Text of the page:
The Shape of A Nation

(This is the transcript of the speech I delivered at IIT Bhilai on the 73rd Independence day of India (August 15, 2019).)

Respected dignitaries, director Prof. Rajat Moona, Mrs. Rajni Moona, dearest faculty and staff members, most beloved students, the organizers especially Dr. Sonal Jha, Dr. Rishi Ranjan Singh, and Mr. Ashok Gupta;  My heartfelt greetings to all of you on the 73rd Independence Day of India (70th for the Republic of India).

What I am going to say today may not be very new for many of you, or with which you may not agree — partly or totally. And that is perfectly alright.

It starts from these very few basic questions:

What is a person’s nation? Why is it needed, if at all it is?

Slide 1

What you see now on the slide 1 is India, our country, our nation. Ever since we were born, we knew it.  The map is quite fascinating, is not it, 
almost resembling a woman in some act of some Indian classical dance. Her two arms spread out – east and west, the head forms the north and, it is not difficult to imagine her feet to be the slender south (slide 2).

Slide 2

So this is our country, our nation (slide 3).

Slide 3

It is quite important that every person should have a nation of his or her own. It gives you a sense of camaraderie and belongingness. You feel a sense of security to belong in a nation. Notwithstanding, the most important of all, to my mind, is that, in your own nation, you have automatically earned the right to participate in its internal matters, you have the right to even criticize your nation, and you feel happy that the nation listens to you; and we all agree that there could be no happier feeling than criticizing someone or something to one’s heart’s content 😉

These differences will be extremely stark, and palpable when you live in a foreign nation. For instance, I see that some of my friends who are now citizens of a different country, often receive the opprobrium that “you do not have the right to criticize India, since it is no longer your nation”. Such comments are not very fair, but quite real scenarios.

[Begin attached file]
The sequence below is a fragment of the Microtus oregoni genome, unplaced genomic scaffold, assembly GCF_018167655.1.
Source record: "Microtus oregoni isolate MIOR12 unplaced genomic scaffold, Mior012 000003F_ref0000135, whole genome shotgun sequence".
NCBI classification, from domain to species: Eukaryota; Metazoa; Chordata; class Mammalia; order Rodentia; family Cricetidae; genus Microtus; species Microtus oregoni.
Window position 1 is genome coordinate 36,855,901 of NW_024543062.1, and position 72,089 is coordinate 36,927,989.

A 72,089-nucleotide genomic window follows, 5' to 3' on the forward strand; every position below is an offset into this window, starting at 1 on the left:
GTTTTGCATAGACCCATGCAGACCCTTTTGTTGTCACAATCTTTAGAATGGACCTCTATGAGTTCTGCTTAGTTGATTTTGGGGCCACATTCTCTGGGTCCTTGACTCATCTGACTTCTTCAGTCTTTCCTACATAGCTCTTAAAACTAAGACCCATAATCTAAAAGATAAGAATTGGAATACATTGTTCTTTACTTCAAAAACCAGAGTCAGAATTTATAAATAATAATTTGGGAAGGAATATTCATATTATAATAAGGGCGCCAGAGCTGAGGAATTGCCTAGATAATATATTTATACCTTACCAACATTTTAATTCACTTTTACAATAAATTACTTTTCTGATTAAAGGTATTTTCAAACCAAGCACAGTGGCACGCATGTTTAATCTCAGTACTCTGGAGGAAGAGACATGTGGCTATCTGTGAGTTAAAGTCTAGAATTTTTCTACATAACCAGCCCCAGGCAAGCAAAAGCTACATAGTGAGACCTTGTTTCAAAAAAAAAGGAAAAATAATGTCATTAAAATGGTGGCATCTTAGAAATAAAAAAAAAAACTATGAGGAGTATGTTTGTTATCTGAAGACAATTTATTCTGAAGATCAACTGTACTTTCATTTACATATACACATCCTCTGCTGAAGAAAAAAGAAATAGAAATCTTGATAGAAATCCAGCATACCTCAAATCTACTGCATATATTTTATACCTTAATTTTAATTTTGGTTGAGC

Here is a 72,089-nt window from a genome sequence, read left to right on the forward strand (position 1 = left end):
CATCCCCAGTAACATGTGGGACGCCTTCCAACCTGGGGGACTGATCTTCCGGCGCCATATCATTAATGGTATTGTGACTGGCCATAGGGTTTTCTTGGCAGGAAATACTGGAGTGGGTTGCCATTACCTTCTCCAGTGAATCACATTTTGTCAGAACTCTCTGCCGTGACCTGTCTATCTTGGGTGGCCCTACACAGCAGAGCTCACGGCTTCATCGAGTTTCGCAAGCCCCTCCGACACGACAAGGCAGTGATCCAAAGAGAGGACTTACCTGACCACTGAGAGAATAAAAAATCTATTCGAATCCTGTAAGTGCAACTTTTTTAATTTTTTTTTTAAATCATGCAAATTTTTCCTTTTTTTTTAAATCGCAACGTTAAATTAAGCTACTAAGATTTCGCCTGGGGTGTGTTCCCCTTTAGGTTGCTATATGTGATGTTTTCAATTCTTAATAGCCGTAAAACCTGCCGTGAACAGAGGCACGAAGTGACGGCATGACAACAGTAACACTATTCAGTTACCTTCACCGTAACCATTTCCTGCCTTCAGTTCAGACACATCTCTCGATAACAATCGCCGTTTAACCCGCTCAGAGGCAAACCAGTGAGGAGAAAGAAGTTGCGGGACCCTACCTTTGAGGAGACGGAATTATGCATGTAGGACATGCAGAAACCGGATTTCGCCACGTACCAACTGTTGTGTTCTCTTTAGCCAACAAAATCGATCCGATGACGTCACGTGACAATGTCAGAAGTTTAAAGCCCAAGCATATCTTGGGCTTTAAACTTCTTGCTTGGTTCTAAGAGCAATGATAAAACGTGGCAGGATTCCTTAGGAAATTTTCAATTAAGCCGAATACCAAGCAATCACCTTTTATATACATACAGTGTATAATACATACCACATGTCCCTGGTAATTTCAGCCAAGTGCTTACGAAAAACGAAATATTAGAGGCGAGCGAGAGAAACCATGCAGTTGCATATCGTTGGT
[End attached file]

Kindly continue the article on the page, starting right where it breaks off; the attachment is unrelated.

When India as a country merely means the lifeless landmass within this curvy geographic boundary, India as a nation is a far more deeper and lively (and of course lovely) idea that relates to wide ranging aspects, starting from cultural identity, shared values, to languages and lineages, even to — as common as — cuisines, dresses, climate, etc. So far so good. Right. But not so easy. This is still not enough to complete the idea of a nation. With many other countries, we share our cultural identities, languages, lineages, foods, etc. — as I just said — but we hardly consider them our nation!

I must emphasize that not considering a country our own nation is not equivalent to considering it our enemy: quite the opposite. There are plenty of such examples. 

Then what is a person’s nation? The more you try to define it, the more you fall into trap of missing so many attributes of it. Yet, the feeling of belonging in a nation is one of the strongest. 

Slide 4

You must have seen this map on slide 4 before, at least some of you surely did. This orange patch is India in 1947, as carved out directly from the British India; the white part includes 552 princely states that later on came to be a part of the independent India. Today’s Indian nation could have been a different country, if, even, one of these 552 princely states could not be a part of it.

Interestingly, my very own state, West Bengal, is not there in this map — at least partially — as I see it. Some of you may recall that when certain handful of influential people were literally dissecting the map of British India in about the time 1946-47 behind closed doors, bargaining hard with each other for a few extra miles of the land, one plan which gained some momentum was to have the united Bengal as a separate country — which was roughly equal to today’s West Bengal and Bangladesh combined. If that had happened — a decision over which the people of either West Bengal or Bangladesh had no control — I could have been in a different country today!

But the fact of the matter is this: all these 552 princely states one by one became part of India, so did West Bengal, and finally what we got as our nation is this on slide 1.

Another interesting event that was there on my mind for a long time, and that appears to have almost been erased from our living memory is the story of Burma, now known as Myanmar. Burma was a part of British India until as late as 1937, which is just 10 years before India got her independence. Burma has been separated from British India not because of any freedom movement or any civil uprising, but to reduce the administrative load on the government of British India. If this separation had not happened, the shape of independent India could have been very different again.